It all makes me think about the Slut Walk movement.  Although I don't disagree with their message, the way they promote their message does make me a little uncomfortable.  The thing is, I don't dress provocatively or suggestively.  Any woman, myself included, should be able to wear what they want, whether it's a skirt and high heels, or jeggings, boots and a loose sweater as I was last night, and not be treated as if they're just a potential piece of ass.  I understand that I'm attractive and fit, and I also understand the power of my sexuality.  What I don't understand is why simply because I happen to have a body men admire, that entitles them to say things about me they wouldn't want said about their mother, sister or daughter.  I don't "put it out there" as they say.  Why then do men think they can talk about me, or any woman, as if we exist simply as sexual objects?  It's extremely insulting.  There's a way to admire a woman, and even compliment her about how she looks without being demeaning.  Many men either don't understand how to do this or just don't care.

Neither do I understand why a woman alone in a bar is seen as an invitation to ignore all social norms and boundaries.  I get that alcohol lowers inhibitions and that certain assumptions, like it or not, will be made simply because of the environment.  However, plenty of stone cold sober men make very presumptuous assumptions simply because I'm a female sitting alone at a bar.  It's annoying to me that I have to studiously avoid making eye contact or even smiling at men for fear it will be taken as an open invitation by them.  I'm there simply trying to spend a few stolen moments with the man I love, catching up on each other's day in between him serving drinks to people.  I shouldn't feel like I need to wear a sign on my back stating that so I can be left in peace.

So what is the point of my rant today?  I guess I'm okay after all with what Mike did last night.  That guy has leered at me for a long time.  I've sensed it, and Mike's observed it for months. He's blatantly disrespected me, Mike and our relationship.  It isn't okay.  Women are more than sexual objects that exist for men's pleasure.  We deserve to walk around and sit in public places free from harassment, verbal or otherwise.  This isn't too much to ask.  Men need to show more respect.  If they don't, maybe some of them do need to be shoved up against a wall once in a while in order to get the message.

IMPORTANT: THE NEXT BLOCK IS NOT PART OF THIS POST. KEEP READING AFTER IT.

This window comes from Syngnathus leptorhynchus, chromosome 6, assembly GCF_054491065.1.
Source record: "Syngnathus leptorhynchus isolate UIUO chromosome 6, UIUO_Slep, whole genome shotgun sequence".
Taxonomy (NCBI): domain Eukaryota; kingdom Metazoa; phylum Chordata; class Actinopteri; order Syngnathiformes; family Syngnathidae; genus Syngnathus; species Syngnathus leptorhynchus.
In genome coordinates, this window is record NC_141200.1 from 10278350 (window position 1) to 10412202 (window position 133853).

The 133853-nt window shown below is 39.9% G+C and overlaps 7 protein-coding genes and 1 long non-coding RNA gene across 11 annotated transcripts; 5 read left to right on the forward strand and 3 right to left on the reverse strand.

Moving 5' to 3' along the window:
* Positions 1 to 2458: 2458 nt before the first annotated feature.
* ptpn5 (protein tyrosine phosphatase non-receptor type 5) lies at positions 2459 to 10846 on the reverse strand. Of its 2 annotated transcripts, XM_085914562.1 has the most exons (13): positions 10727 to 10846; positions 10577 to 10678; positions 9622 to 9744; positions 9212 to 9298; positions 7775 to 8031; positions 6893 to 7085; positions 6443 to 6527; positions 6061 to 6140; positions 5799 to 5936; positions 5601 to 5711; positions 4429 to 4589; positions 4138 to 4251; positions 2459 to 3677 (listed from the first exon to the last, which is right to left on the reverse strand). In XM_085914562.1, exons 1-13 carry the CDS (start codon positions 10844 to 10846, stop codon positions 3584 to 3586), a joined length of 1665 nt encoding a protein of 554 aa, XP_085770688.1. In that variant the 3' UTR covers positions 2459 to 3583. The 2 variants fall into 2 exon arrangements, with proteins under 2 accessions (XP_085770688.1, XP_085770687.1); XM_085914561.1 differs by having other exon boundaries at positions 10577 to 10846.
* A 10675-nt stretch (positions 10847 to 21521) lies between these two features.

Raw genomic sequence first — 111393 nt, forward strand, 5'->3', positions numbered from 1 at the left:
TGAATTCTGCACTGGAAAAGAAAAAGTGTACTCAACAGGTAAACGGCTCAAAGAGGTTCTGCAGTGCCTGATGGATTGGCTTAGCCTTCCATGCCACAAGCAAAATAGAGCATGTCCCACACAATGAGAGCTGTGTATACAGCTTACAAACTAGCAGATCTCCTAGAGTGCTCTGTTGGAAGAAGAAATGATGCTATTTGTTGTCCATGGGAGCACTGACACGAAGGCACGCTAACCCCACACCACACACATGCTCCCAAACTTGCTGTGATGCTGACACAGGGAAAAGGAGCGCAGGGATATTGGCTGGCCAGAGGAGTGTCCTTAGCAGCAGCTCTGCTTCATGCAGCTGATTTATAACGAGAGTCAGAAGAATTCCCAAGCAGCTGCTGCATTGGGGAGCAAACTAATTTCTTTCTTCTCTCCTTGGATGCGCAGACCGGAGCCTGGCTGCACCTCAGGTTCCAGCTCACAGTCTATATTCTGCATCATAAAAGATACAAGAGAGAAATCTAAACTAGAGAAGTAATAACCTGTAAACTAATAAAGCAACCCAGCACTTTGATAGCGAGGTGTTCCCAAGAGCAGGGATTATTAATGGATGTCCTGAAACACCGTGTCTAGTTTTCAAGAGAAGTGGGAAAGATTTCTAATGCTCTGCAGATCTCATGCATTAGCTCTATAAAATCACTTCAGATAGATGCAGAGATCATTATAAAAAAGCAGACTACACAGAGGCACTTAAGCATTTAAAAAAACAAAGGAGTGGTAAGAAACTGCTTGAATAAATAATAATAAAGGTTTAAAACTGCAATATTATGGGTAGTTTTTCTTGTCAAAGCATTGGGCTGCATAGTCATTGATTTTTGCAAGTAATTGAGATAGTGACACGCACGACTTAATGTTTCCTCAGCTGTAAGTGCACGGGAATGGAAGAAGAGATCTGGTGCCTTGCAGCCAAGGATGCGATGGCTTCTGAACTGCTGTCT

1. I totally agree, Keicha. It's not an easy thing being an attractive female. But what are you gonna do? It happened to me all the time when I was a young woman, and I learned to act like I didn't notice it. These days it's even harder to deal with, because it seems that men have become more rude and pushy. Maybe there are some advantages to being old...

    I hope there won't be ramifications in Mike's job. And you're right that it makes NO SENSE that a bartender makes more money than a counselor for abused children. Something is really wrong in our society.

  2. We've come a long way, but there's still a lot of change that needs to happen. What i find bothersome is that so many young women don't take the issue of women's rights seriously.

    It is an issue of respect...and i could write a rant of my own. I hope your boyfriend is okay with his job,

  3. Well said, Keicha. I hope Mike's job is stable and no ramifications. There is something wonderful about having a champion, but it's not always easy. And spot on about the difference between bartending and doing something like counseling. If we ruled the world...